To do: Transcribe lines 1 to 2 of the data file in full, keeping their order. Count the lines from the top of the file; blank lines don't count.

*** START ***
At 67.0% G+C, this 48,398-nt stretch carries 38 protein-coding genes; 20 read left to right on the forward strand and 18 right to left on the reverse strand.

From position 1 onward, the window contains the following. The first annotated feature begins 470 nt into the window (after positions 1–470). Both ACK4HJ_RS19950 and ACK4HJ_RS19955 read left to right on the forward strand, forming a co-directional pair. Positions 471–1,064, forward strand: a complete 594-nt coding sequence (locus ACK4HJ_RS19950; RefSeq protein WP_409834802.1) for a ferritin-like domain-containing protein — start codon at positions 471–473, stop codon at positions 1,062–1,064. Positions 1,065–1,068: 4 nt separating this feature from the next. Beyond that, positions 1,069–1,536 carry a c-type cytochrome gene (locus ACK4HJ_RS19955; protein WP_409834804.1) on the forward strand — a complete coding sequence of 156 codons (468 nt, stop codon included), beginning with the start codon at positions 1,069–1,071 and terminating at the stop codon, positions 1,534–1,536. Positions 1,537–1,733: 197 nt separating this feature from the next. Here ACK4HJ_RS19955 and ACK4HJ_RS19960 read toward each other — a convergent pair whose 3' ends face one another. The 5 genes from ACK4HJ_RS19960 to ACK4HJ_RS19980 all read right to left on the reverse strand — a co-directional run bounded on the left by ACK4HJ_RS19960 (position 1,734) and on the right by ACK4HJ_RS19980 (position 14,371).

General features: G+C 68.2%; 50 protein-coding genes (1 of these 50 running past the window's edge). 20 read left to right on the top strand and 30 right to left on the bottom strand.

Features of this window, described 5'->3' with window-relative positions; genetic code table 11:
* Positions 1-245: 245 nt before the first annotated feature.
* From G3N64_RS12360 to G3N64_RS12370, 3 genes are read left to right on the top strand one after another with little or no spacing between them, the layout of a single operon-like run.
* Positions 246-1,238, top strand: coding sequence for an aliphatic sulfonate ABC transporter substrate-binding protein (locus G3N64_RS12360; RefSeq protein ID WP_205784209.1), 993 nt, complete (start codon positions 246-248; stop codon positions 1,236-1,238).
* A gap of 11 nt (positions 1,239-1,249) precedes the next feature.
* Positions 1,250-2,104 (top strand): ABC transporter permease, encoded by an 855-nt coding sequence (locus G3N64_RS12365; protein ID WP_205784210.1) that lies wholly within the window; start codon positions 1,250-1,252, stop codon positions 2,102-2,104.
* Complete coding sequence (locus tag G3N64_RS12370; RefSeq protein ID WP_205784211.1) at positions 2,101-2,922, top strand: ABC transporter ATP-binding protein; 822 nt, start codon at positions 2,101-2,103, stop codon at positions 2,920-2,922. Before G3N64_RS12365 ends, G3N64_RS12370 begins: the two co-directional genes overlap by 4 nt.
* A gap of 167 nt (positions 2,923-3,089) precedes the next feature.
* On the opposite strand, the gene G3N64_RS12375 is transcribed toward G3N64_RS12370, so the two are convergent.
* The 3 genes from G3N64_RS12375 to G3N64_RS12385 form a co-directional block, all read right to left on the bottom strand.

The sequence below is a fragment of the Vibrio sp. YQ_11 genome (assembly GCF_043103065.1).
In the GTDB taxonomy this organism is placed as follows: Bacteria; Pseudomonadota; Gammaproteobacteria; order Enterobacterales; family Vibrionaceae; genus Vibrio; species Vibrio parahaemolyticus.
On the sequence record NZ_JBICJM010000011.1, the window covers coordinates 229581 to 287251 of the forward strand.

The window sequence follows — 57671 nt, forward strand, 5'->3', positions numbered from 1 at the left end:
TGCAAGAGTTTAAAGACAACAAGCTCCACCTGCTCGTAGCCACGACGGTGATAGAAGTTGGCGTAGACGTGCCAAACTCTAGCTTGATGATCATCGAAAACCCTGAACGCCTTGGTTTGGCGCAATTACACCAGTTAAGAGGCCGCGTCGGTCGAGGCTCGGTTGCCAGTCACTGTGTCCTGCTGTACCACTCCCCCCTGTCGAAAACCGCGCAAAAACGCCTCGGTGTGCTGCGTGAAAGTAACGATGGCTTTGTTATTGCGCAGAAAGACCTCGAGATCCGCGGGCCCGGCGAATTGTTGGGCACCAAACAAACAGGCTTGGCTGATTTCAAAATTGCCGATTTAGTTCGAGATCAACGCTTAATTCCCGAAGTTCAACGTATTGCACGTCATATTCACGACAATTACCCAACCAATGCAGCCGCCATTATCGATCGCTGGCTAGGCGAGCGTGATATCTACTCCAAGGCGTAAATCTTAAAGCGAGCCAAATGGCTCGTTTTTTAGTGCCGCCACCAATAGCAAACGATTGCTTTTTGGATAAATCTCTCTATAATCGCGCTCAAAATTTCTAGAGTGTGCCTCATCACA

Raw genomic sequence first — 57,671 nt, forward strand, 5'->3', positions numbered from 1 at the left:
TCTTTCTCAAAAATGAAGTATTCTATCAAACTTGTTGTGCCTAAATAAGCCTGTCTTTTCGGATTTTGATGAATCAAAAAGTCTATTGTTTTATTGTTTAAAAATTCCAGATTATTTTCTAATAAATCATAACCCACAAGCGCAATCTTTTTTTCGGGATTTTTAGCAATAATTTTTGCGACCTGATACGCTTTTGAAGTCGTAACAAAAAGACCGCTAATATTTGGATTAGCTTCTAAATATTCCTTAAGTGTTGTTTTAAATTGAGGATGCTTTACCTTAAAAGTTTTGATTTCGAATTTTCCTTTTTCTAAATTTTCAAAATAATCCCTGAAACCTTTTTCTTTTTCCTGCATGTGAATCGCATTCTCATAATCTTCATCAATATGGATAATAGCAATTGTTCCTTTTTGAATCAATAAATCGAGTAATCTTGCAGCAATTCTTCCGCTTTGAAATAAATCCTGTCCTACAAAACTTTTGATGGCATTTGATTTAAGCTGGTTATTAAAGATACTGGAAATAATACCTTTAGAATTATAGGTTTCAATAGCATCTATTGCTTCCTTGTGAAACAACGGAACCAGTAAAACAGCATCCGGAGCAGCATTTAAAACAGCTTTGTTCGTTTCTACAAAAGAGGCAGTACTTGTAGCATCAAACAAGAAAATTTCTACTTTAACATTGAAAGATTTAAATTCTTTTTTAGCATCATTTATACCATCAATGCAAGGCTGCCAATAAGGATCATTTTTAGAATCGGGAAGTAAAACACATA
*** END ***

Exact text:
At 67.0% G+C, this 48,398-nt stretch carries 38 protein-coding genes; 20 read left to right on the forward strand and 18 right to left on the reverse strand.

From position 1 onward, the window contains the following. The first annotated feature begins 470 nt into the window (after positions 1–470). Both ACK4HJ_RS19950 and ACK4HJ_RS19955 read left to right on the forward strand, forming a co-directional pair. Positions 471–1,064, forward strand: a complete 594-nt coding sequence (locus ACK4HJ_RS19950; RefSeq protein WP_409834802.1) for a ferritin-like domain-containing protein — start codon at positions 471–473, stop codon at positions 1,062–1,064. Positions 1,065–1,068: 4 nt separating this feature from the next. Beyond that, positions 1,069–1,536 carry a c-type cytochrome gene (locus ACK4HJ_RS19955; protein WP_409834804.1) on the forward strand — a complete coding sequence of 156 codons (468 nt, stop codon included), beginning with the start codon at positions 1,069–1,071 and terminating at the stop codon, positions 1,534–1,536. Positions 1,537–1,733: 197 nt separating this feature from the next. Here ACK4HJ_RS19955 and ACK4HJ_RS19960 read toward each other — a convergent pair whose 3' ends face one another. The 5 genes from ACK4HJ_RS19960 to ACK4HJ_RS19980 all read right to left on the reverse strand — a co-directional run bounded on the left by ACK4HJ_RS19960 (position 1,734) and on the right by ACK4HJ_RS19980 (position 14,371).